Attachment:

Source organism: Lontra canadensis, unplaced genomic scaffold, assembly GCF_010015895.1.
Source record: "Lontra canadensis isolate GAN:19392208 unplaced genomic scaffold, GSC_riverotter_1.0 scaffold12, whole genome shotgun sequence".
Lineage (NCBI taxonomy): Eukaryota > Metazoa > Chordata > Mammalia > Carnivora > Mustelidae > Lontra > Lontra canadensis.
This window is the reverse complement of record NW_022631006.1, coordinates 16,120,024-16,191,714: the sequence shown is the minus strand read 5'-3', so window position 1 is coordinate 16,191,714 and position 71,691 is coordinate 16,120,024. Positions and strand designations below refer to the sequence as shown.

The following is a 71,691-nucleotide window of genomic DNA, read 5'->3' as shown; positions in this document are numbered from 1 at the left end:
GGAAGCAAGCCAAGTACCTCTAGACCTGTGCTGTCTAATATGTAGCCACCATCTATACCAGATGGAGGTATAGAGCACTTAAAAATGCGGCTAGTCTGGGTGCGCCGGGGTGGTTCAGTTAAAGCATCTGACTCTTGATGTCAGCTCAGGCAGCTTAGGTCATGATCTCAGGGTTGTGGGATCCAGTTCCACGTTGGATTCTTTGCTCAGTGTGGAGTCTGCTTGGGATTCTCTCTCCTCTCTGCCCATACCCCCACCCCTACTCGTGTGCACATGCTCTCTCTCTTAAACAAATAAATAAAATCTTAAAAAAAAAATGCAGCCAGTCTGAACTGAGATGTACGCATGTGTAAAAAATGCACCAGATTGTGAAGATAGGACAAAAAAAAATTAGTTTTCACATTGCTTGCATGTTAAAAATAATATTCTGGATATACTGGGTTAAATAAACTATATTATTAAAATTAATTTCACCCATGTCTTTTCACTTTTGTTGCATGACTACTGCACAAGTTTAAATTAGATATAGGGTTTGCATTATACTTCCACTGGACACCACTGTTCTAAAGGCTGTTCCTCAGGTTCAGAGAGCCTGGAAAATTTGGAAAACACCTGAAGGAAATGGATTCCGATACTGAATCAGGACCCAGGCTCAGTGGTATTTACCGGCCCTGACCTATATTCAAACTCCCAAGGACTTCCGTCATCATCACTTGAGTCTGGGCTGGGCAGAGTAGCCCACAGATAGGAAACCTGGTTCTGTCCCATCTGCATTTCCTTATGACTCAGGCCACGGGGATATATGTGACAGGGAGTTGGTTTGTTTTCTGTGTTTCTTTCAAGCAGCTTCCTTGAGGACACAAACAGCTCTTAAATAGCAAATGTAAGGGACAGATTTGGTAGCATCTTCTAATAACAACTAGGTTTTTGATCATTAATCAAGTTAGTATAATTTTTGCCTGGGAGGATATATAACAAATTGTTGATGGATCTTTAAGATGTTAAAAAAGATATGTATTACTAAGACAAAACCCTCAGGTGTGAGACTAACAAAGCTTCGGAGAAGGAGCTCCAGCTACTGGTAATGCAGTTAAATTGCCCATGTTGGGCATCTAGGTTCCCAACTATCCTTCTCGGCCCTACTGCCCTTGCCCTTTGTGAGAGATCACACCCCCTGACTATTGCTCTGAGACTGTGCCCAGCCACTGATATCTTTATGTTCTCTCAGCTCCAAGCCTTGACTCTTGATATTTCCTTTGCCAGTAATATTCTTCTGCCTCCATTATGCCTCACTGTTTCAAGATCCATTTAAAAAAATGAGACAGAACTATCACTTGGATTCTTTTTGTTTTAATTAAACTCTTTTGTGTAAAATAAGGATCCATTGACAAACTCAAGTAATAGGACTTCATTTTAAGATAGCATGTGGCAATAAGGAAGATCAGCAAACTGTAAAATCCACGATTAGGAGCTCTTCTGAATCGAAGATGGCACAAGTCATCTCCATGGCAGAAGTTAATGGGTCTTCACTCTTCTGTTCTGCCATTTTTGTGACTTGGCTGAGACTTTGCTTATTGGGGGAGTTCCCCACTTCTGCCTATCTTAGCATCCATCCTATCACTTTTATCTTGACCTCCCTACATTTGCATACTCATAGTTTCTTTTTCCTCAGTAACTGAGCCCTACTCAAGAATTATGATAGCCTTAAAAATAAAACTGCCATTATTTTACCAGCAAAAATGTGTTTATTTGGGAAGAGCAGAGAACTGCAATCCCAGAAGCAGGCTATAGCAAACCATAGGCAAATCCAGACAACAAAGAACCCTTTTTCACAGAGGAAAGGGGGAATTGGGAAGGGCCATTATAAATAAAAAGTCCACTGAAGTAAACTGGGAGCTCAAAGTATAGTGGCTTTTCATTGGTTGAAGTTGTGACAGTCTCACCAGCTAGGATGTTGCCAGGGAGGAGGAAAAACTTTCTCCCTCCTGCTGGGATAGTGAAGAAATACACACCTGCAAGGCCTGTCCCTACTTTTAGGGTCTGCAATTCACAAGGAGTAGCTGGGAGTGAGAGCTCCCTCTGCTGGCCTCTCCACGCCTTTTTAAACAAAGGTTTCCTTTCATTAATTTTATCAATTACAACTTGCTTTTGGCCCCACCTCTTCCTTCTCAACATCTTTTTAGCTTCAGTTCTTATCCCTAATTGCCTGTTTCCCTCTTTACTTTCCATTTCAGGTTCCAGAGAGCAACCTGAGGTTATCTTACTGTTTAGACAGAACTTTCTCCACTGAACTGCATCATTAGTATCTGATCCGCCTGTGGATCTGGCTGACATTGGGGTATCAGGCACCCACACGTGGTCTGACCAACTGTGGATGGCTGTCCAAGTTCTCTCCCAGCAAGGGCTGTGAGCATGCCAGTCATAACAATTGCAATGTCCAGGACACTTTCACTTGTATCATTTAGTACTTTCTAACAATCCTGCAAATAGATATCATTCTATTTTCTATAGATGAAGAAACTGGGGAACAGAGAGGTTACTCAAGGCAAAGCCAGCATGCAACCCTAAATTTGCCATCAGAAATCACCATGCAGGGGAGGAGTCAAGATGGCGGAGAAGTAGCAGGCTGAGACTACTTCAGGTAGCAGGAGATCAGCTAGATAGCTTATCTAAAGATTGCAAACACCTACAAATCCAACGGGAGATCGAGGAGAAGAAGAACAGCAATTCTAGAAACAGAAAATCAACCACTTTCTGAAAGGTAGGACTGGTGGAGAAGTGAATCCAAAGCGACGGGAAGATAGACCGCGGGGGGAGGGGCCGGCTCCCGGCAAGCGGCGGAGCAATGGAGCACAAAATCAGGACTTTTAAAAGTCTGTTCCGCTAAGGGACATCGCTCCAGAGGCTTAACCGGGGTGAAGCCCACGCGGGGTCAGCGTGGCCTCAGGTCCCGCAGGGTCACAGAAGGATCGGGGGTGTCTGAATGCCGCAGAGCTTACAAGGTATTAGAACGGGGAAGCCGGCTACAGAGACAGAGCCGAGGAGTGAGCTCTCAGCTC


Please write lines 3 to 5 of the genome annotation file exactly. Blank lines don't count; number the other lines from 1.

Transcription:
Lineage (NCBI taxonomy): Eukaryota > Metazoa > Chordata > Mammalia > Carnivora > Mustelidae > Lontra > Lontra canadensis.
This window is the reverse complement of record NW_022631006.1, coordinates 16,120,024-16,191,714: the sequence shown is the minus strand read 5'-3', so window position 1 is coordinate 16,191,714 and position 71,691 is coordinate 16,120,024. Positions and strand designations below refer to the sequence as shown.

The following is a 71,691-nucleotide window of genomic DNA, read 5'->3' as shown; positions in this document are numbered from 1 at the left end: